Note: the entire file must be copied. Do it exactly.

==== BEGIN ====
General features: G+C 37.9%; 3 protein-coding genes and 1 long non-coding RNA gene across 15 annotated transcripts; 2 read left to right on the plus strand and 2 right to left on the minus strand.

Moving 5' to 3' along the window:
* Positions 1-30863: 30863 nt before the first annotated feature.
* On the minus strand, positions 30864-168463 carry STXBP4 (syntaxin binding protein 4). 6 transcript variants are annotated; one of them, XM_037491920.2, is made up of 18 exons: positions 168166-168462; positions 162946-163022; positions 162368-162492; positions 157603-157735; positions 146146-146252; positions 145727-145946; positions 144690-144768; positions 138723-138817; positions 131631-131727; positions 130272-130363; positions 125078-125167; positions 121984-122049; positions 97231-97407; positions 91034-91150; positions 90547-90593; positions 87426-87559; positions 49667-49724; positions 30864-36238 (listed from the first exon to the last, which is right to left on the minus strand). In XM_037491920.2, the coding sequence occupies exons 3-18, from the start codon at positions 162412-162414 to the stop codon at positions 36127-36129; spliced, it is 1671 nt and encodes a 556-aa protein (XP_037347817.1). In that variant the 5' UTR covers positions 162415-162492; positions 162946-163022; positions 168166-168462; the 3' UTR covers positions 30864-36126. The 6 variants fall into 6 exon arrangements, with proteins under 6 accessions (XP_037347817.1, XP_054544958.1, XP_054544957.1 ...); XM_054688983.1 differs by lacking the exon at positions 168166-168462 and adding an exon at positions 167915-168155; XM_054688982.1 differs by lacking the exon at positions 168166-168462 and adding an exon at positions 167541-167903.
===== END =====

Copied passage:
General features: G+C 37.9%; 3 protein-coding genes and 1 long non-coding RNA gene across 15 annotated transcripts; 2 read left to right on the plus strand and 2 right to left on the minus strand.

Moving 5' to 3' along the window:
* Positions 1-30863: 30863 nt before the first annotated feature.
* On the minus strand, positions 30864-168463 carry STXBP4 (syntaxin binding protein 4). 6 transcript variants are annotated; one of them, XM_037491920.2, is made up of 18 exons: positions 168166-168462; positions 162946-163022; positions 162368-162492; positions 157603-157735; positions 146146-146252; positions 145727-145946; positions 144690-144768; positions 138723-138817; positions 131631-131727; positions 130272-130363; positions 125078-125167; positions 121984-122049; positions 97231-97407; positions 91034-91150; positions 90547-90593; positions 87426-87559; positions 49667-49724; positions 30864-36238 (listed from the first exon to the last, which is right to left on the minus strand). In XM_037491920.2, the coding sequence occupies exons 3-18, from the start codon at positions 162412-162414 to the stop codon at positions 36127-36129; spliced, it is 1671 nt and encodes a 556-aa protein (XP_037347817.1). In that variant the 5' UTR covers positions 162415-162492; positions 162946-163022; positions 168166-168462; the 3' UTR covers positions 30864-36126. The 6 variants fall into 6 exon arrangements, with proteins under 6 accessions (XP_037347817.1, XP_054544958.1, XP_054544957.1 ...); XM_054688983.1 differs by lacking the exon at positions 168166-168462 and adding an exon at positions 167915-168155; XM_054688982.1 differs by lacking the exon at positions 168166-168462 and adding an exon at positions 167541-167903.